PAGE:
Biophysical Chemistry, NMR Structural Biology, and Molecular Bioengineering LabProf. Myriam Cotten
The Cotten lab has published an article in the Journal of Physical Chemistry (JPC) Letters, titled “Coordination of Redox Ions within a Membrane-Binding Peptide: A Tale of Aromatic Rings.” This excellent journal publishes short reports featuring “significant scientific advance and/or physical insight”. In the case of the Cotten lab, the study employs solid-state nuclear magnetic resonance and quantum calculations to identify stabilizing molecular interactions important to the anti-infective function of host defense peptides. Graduate student Mary Rooney contributed to this work. This research has relevance to a broad range of peptides and provide principles that could be used for applications in areas such as drug-resistance pathogens, neurological diseases, and biomedical imaging.”
The amino-terminal-copper-and-nickel-binding (ATCUN) motif, a tripeptide sequence ending with a histidine, confers important functions to proteins and peptides. Few high-resolution studies have been performed on the ATCUN motifs of membrane-associated proteins and peptides, limiting our understanding of how they stabilize Cu2+/Ni2+ in membranes. Here, we leverage solid-state NMR to investigate metal-binding to piscidin-1 (P1), a host-defense peptide featuring F1F2H3 as its ATCUN motif. Bound to redox ions, P1 chemically and physically damages pathogenic cell membranes. We design 13C/15N correlation experiments to detect and assign the deprotonated nitrogens produced and/or shifted by Ni2+-binding. Occupying multiple chemical states in P1-apo, H3 and the neighboring H4 respond to metalation by populating only the τ-tautomer. H3, as a proximal histidine, directly coordinates the metal, compared to the distal H4. Density functional theory calculations reflect this noncanonical arrangement and point toward cation−π interactions between the F1/F2/H4 aromatic rings and metal. These structural findings, which are relevant to other ATCUN-containing membrane peptides, could help design new therapeutics and materials for use in the areas of drug-resistant bacteria, neurological disorders, and biomedical imaging.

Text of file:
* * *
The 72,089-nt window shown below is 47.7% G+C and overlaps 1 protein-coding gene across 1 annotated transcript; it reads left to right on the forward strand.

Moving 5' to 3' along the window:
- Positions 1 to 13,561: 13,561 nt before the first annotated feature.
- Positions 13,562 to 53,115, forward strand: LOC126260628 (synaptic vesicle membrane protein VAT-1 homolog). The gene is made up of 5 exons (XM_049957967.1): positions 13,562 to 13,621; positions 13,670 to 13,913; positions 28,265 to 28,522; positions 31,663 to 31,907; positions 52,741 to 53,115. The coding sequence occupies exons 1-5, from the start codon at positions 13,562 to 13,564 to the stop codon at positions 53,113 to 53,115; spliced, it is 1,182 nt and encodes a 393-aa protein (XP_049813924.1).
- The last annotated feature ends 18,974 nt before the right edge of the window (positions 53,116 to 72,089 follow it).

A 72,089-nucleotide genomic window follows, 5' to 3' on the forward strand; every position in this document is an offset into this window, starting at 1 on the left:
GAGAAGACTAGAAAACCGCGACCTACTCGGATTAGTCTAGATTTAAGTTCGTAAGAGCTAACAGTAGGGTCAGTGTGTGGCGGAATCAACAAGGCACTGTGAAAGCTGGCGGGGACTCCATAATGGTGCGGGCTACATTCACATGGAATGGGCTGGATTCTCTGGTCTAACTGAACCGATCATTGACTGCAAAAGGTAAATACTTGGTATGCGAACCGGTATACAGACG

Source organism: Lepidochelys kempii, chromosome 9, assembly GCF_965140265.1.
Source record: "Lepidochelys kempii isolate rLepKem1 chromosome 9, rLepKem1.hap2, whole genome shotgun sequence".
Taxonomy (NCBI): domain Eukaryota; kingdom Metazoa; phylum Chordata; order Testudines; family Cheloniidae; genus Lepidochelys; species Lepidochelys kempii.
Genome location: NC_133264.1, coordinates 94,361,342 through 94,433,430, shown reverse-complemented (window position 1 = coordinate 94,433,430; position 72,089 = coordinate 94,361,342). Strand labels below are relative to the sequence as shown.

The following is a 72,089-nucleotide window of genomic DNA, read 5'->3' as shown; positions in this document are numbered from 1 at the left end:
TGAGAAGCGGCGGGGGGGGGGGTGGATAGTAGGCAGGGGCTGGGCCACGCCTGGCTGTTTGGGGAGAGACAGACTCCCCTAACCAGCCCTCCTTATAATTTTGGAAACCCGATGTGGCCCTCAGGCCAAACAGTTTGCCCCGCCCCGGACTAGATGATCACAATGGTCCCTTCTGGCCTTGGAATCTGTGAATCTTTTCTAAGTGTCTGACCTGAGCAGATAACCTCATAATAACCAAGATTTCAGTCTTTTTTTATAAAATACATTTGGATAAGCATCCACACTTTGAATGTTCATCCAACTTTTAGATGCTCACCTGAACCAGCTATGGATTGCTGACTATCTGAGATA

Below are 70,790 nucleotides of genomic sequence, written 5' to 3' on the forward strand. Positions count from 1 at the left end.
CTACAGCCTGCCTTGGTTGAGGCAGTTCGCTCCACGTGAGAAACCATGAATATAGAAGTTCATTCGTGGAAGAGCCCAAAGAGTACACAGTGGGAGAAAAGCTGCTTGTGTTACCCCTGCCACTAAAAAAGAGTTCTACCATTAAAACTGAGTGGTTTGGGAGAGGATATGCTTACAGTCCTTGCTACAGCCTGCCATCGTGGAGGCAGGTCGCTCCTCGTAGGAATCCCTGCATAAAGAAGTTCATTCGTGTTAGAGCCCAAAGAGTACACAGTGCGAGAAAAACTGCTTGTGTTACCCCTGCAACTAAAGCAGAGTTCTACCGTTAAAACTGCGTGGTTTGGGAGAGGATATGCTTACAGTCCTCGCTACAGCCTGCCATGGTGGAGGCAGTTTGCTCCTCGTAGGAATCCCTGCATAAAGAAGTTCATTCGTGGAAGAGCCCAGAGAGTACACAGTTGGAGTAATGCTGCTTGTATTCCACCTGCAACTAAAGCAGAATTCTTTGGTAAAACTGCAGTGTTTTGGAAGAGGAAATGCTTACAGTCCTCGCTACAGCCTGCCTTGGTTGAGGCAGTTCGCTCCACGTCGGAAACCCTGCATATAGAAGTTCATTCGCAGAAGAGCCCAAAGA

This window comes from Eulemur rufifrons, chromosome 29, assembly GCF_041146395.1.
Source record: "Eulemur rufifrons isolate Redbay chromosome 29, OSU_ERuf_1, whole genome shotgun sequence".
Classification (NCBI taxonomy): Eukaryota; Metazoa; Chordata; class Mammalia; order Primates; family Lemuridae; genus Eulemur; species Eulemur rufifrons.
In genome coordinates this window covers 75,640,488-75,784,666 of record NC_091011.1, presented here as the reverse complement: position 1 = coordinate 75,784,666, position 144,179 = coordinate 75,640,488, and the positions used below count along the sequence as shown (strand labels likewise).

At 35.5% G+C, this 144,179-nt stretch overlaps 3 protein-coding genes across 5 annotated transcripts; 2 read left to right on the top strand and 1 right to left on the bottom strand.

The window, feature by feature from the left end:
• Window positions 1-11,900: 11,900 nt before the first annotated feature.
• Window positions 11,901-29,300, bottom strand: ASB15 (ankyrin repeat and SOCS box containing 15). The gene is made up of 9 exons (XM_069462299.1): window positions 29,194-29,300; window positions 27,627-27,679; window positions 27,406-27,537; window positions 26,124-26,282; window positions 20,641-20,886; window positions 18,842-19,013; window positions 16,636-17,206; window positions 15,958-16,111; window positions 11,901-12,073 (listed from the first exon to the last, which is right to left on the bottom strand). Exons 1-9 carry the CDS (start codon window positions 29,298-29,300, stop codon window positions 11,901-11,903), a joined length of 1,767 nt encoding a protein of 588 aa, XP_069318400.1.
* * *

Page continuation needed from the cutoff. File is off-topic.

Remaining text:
Citation:Riqiang Fu*, Mary T. Rooney, Rongfu Zhang, and Myriam L. Cotten*
Cite this: J. Phys. Chem. Lett. 2021, 12, XXX, 4392–4399
Publication Date: May 3, 2021
2021 American Chemical Society